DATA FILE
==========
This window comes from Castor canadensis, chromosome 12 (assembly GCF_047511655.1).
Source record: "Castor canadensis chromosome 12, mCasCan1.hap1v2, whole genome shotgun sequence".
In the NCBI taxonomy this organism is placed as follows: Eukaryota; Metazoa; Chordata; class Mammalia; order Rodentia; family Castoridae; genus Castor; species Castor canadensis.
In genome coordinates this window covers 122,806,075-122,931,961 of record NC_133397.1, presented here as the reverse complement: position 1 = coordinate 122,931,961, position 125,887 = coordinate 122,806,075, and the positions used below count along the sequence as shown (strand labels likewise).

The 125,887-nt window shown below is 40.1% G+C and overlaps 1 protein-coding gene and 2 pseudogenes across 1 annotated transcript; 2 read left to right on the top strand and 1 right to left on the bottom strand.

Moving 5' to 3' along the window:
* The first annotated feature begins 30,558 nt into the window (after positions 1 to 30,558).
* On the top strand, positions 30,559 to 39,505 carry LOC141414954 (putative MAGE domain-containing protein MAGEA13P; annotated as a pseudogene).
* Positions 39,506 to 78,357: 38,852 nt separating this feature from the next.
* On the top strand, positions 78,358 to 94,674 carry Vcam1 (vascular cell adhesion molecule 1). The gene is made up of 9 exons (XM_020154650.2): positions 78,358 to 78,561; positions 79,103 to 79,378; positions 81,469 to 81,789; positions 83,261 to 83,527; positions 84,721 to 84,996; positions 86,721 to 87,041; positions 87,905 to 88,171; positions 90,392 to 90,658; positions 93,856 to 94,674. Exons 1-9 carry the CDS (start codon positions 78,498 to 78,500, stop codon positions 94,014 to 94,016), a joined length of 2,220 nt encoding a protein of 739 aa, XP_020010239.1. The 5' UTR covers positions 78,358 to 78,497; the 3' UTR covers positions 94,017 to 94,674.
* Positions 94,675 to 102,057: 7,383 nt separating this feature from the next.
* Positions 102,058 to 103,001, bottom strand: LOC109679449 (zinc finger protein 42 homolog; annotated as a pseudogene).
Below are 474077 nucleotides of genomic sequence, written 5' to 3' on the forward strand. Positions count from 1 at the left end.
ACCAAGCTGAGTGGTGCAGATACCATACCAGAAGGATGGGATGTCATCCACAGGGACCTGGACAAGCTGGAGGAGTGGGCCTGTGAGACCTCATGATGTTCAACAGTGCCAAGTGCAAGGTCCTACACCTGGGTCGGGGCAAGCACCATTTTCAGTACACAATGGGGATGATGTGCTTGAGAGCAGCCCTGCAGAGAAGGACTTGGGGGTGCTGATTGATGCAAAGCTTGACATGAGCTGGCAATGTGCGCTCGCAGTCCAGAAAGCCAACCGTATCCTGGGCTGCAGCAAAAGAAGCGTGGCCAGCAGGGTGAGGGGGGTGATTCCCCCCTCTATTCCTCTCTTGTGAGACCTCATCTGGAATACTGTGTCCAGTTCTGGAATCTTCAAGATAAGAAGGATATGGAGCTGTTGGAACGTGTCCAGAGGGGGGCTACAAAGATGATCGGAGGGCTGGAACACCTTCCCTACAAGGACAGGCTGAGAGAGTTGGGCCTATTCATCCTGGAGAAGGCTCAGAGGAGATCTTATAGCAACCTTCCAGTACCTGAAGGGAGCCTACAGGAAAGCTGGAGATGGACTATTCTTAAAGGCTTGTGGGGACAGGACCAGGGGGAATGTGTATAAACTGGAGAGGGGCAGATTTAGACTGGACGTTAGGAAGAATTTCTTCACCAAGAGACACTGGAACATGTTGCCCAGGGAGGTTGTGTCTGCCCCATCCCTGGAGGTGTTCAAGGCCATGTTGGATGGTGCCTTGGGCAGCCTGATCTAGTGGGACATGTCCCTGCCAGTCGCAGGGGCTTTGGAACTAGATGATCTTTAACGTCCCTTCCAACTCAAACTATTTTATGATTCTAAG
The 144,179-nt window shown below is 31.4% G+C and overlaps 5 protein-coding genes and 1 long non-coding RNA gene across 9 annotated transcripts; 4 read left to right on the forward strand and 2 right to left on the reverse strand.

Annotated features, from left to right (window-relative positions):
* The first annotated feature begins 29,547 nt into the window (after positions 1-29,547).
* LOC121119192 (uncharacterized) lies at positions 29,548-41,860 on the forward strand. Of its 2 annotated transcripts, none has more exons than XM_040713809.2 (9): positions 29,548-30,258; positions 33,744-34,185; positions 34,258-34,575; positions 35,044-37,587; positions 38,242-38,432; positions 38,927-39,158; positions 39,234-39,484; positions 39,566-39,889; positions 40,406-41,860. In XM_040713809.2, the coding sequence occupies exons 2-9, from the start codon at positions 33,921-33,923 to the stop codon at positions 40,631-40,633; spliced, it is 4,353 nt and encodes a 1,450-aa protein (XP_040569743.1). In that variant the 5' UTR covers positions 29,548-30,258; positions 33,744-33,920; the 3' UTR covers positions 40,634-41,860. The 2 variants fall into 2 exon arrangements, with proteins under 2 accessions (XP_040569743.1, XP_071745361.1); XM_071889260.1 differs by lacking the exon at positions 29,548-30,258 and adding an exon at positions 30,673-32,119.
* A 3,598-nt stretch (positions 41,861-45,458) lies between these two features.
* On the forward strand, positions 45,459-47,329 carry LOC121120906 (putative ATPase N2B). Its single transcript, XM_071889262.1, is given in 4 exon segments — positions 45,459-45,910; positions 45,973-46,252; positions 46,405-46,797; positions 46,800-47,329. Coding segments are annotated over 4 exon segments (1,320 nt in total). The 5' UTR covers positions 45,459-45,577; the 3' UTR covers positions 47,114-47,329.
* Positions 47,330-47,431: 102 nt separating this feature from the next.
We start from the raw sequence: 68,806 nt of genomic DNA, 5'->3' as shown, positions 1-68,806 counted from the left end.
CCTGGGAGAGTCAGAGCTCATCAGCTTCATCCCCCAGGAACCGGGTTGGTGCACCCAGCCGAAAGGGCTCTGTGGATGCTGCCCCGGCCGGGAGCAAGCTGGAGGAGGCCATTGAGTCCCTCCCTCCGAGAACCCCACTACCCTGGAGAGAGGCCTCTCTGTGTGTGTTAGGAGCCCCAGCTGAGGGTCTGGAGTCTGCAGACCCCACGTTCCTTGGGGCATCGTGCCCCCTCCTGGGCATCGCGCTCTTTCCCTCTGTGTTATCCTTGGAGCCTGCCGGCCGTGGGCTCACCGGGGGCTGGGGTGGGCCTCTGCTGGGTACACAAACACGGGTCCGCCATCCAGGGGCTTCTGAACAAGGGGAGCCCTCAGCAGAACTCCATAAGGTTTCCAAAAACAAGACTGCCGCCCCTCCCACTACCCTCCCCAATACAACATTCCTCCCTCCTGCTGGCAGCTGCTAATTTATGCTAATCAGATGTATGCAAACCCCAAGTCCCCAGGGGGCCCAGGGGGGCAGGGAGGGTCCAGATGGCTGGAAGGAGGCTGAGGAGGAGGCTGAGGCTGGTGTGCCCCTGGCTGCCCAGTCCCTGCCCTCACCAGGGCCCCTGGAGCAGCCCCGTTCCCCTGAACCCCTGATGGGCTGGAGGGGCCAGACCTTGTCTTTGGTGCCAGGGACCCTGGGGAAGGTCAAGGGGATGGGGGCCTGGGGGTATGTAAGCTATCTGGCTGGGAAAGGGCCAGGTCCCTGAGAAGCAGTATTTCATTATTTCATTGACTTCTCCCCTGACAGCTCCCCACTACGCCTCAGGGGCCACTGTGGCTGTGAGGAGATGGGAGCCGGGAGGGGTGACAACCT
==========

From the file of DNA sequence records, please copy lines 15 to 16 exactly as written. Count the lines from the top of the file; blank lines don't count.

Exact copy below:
The 144,179-nt window shown below is 31.4% G+C and overlaps 5 protein-coding genes and 1 long non-coding RNA gene across 9 annotated transcripts; 4 read left to right on the forward strand and 2 right to left on the reverse strand.

Annotated features, from left to right (window-relative positions):